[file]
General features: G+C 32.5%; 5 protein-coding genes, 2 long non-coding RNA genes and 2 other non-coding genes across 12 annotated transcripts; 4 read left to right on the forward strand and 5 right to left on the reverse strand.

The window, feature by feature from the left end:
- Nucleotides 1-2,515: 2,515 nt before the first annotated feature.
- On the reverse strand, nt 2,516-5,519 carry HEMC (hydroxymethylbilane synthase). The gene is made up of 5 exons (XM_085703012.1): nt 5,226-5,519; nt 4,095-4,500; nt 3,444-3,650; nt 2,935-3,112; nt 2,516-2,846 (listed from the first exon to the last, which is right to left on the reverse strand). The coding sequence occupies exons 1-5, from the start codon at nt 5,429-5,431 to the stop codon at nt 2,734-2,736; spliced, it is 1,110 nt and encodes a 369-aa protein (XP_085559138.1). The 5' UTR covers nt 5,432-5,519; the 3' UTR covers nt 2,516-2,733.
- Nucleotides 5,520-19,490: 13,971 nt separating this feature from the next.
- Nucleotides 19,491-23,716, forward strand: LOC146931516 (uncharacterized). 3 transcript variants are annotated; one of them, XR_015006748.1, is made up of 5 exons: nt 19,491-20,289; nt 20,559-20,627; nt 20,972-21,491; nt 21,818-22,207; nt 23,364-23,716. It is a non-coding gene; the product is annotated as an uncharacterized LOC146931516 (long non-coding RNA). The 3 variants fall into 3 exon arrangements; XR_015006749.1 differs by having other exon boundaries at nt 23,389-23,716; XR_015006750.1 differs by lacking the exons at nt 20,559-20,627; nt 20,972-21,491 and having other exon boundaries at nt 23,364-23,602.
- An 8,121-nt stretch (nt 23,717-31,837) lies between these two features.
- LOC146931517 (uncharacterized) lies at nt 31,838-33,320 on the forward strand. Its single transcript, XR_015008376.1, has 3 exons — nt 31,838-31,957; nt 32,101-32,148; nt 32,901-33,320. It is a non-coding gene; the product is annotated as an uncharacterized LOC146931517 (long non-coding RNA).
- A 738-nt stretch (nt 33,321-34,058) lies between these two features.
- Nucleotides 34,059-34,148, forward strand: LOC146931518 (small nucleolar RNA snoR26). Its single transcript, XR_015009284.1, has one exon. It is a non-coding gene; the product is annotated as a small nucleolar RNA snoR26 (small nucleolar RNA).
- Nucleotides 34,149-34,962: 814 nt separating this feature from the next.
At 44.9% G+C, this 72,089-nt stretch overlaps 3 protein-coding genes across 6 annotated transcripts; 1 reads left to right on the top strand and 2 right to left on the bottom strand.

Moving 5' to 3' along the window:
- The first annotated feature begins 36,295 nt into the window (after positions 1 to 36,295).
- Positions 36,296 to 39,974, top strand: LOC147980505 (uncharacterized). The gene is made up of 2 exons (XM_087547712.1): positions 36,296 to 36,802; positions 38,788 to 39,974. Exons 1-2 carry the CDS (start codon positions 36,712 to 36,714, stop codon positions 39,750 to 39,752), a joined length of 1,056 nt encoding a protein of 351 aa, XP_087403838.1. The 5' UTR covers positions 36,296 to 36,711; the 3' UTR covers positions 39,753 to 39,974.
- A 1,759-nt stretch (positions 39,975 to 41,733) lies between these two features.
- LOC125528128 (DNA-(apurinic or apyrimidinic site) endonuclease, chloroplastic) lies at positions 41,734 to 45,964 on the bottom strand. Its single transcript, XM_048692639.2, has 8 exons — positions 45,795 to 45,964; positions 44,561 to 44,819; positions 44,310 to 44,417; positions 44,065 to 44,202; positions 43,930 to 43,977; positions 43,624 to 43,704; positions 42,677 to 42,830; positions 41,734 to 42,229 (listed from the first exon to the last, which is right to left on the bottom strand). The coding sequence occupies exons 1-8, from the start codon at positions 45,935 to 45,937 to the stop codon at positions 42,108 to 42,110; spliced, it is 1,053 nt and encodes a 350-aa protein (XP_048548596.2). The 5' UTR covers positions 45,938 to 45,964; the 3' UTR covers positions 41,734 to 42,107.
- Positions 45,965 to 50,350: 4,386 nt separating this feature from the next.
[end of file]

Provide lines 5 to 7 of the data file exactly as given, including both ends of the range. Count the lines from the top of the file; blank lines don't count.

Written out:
- Nucleotides 5,520-19,490: 13,971 nt separating this feature from the next.
- Nucleotides 19,491-23,716, forward strand: LOC146931516 (uncharacterized). 3 transcript variants are annotated; one of them, XR_015006748.1, is made up of 5 exons: nt 19,491-20,289; nt 20,559-20,627; nt 20,972-21,491; nt 21,818-22,207; nt 23,364-23,716. It is a non-coding gene; the product is annotated as an uncharacterized LOC146931516 (long non-coding RNA). The 3 variants fall into 3 exon arrangements; XR_015006749.1 differs by having other exon boundaries at nt 23,389-23,716; XR_015006750.1 differs by lacking the exons at nt 20,559-20,627; nt 20,972-21,491 and having other exon boundaries at nt 23,364-23,602.
- An 8,121-nt stretch (nt 23,717-31,837) lies between these two features.